background layer for our image. This sketch will be the guide I use throughout this tutorial in order to map out the lighting and directions. We'll also be using a random shape as our single source picture that will be the only visible source material used at the end. I'll keep a copy of this source image on hand on a separate .PSD document on my workspace at all times for quick reference. Sky The best thing to do in this sort of image is to try to start with your background first, then move your way up to the foreground. I started with the sky in this image. We'll do this by, first, pasting a copy of our source shape on a new layer over our sketch. Using the Edit-Transform-Distort tool, we'll transform our shape to follow the round curves in the sky as shown in our original sketch. Then we select ImageAdjustments-Hue/saturation and adjust the hue of our shape until we get a nice, yellow, "sunny" tone.
Next we'll duplicate this layer. Selecting Edit-FreeTransfrom, we'll rotate our copy to continue following the curvatures of the sky. Continue copying this layer. Adjust the tone of your shapes by sliding the hue scale (Image-Adjustments-Hue/saturation) to the left in a gradual fashion as our layers get further and further from the sun. This will give our sky a nice gradient sunrise/sunset look to it.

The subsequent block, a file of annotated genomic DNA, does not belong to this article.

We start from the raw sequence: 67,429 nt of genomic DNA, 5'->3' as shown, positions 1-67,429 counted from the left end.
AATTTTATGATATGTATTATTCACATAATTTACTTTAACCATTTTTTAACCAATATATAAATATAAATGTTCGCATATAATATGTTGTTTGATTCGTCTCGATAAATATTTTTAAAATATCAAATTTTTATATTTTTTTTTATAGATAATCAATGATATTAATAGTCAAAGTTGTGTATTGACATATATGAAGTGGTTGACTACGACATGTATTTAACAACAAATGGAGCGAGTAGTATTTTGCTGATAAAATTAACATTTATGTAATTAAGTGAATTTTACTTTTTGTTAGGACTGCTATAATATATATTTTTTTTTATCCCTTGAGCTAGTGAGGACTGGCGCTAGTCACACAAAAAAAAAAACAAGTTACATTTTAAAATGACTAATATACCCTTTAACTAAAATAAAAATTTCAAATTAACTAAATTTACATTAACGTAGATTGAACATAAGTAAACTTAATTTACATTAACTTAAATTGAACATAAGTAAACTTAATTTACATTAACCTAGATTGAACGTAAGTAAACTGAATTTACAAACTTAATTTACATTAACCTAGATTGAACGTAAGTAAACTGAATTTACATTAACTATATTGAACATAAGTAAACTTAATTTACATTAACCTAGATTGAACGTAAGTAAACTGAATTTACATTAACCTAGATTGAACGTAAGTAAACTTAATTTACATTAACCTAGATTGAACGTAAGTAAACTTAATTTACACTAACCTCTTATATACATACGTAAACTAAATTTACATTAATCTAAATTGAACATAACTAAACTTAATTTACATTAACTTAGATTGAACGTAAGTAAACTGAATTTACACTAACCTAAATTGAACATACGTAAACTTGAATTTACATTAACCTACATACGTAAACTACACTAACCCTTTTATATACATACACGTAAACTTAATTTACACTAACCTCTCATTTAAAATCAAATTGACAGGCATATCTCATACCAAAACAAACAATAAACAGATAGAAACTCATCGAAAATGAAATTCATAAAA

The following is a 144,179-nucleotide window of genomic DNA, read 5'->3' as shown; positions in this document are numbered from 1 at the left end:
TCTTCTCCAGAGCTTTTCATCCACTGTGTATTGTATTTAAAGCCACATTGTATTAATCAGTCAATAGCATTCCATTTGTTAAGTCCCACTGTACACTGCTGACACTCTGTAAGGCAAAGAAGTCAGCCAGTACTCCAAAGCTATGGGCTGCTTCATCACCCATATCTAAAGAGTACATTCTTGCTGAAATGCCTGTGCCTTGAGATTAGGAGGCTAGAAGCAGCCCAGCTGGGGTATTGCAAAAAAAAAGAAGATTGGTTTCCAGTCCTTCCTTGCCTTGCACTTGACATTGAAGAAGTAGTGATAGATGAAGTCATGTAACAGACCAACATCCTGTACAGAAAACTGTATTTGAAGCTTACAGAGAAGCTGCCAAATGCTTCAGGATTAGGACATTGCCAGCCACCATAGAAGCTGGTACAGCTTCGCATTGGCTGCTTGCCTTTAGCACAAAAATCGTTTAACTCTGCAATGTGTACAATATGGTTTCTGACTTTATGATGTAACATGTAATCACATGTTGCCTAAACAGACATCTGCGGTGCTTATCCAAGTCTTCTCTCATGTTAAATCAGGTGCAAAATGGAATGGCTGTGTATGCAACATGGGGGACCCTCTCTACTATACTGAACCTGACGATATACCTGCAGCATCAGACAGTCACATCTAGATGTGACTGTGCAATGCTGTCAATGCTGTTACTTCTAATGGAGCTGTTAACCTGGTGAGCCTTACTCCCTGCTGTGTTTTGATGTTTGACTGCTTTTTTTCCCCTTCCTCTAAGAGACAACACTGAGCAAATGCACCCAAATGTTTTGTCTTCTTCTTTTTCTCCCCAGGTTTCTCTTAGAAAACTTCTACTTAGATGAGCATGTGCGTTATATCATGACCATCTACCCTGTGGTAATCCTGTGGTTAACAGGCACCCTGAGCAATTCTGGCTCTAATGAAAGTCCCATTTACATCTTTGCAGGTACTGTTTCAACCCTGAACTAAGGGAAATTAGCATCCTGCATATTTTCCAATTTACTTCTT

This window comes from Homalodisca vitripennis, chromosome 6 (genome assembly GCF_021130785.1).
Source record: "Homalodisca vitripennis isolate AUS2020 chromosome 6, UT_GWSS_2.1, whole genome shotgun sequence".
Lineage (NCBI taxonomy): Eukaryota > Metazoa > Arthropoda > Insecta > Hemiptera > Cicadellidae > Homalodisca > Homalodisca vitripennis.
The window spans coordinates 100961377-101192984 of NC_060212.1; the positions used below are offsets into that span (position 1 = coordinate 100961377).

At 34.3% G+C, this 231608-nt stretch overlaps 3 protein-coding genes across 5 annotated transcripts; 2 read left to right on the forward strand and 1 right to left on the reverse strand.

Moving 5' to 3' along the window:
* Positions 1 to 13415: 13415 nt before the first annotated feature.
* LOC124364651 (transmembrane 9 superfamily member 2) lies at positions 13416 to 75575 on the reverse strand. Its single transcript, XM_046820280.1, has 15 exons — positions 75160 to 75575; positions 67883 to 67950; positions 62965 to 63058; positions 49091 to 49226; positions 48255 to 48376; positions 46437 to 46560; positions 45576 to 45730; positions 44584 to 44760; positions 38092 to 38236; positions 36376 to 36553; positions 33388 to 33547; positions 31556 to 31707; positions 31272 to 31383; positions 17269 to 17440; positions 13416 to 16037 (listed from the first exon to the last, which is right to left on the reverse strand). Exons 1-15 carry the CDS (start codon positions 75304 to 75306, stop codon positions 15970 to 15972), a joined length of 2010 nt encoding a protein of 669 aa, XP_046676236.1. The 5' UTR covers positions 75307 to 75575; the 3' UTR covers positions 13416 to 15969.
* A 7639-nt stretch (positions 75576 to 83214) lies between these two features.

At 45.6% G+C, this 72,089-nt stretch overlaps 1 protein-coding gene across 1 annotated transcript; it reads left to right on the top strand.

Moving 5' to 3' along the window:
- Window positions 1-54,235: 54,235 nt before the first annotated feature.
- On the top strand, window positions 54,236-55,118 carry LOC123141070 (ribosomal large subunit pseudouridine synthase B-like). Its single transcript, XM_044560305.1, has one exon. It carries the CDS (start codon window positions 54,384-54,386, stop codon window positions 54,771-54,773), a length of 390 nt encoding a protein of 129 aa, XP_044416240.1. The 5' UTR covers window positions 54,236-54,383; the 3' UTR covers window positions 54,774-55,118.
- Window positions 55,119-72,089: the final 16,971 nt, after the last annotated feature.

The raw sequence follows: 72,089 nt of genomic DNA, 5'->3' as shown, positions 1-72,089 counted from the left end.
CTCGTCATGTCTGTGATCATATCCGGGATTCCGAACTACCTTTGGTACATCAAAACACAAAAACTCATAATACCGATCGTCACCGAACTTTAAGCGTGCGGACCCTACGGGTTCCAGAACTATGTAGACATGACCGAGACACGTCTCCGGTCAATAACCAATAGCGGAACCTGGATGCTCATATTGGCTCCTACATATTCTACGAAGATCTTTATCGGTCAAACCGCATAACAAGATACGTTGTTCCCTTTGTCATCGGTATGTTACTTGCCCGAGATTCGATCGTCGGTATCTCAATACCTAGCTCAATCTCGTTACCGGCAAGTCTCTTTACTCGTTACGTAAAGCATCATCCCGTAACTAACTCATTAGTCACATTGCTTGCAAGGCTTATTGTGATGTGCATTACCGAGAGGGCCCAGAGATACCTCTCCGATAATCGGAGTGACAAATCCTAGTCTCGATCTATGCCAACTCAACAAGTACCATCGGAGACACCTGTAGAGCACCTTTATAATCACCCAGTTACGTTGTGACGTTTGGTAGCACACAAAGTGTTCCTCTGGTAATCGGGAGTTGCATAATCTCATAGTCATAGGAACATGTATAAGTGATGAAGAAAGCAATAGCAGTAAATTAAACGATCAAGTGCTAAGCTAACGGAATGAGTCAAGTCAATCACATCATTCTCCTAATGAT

Mountains Now that our sky is complete, we'll work our way forward. Next, we'll cover our background mountainous area. This is done simply by pasting a fresh new version of our shape onto our image. We'll select ImageAdjustments-Brightness/Contrast and set our contrast to -100 and darken it until we have a nice stark black shape. Again, using the Free Transform tool, we'll skew our shape but this time thin so it resembles a blade of grass
Continue duplicating this shape and adjusting them until our entire mountain area is covered as to our sketch. Using Free Transform, we can rotate and resize some our our pieces as we go in order to break up
the uniformity in our mountains. I also set a few alternating shape layers to a dark brown tone to give our mountains just a little more variation throughout until I was left with something like this:
Water Creating the water is done very similar to how we did the sky. Starting with one base shape, and making numerous copies. But this time, instead of going with a rounded curved shape I decided to transform the shape into a longer horizontal "strip". I adjusted the hue of this shape to an orange tone similar to the tones in our sky.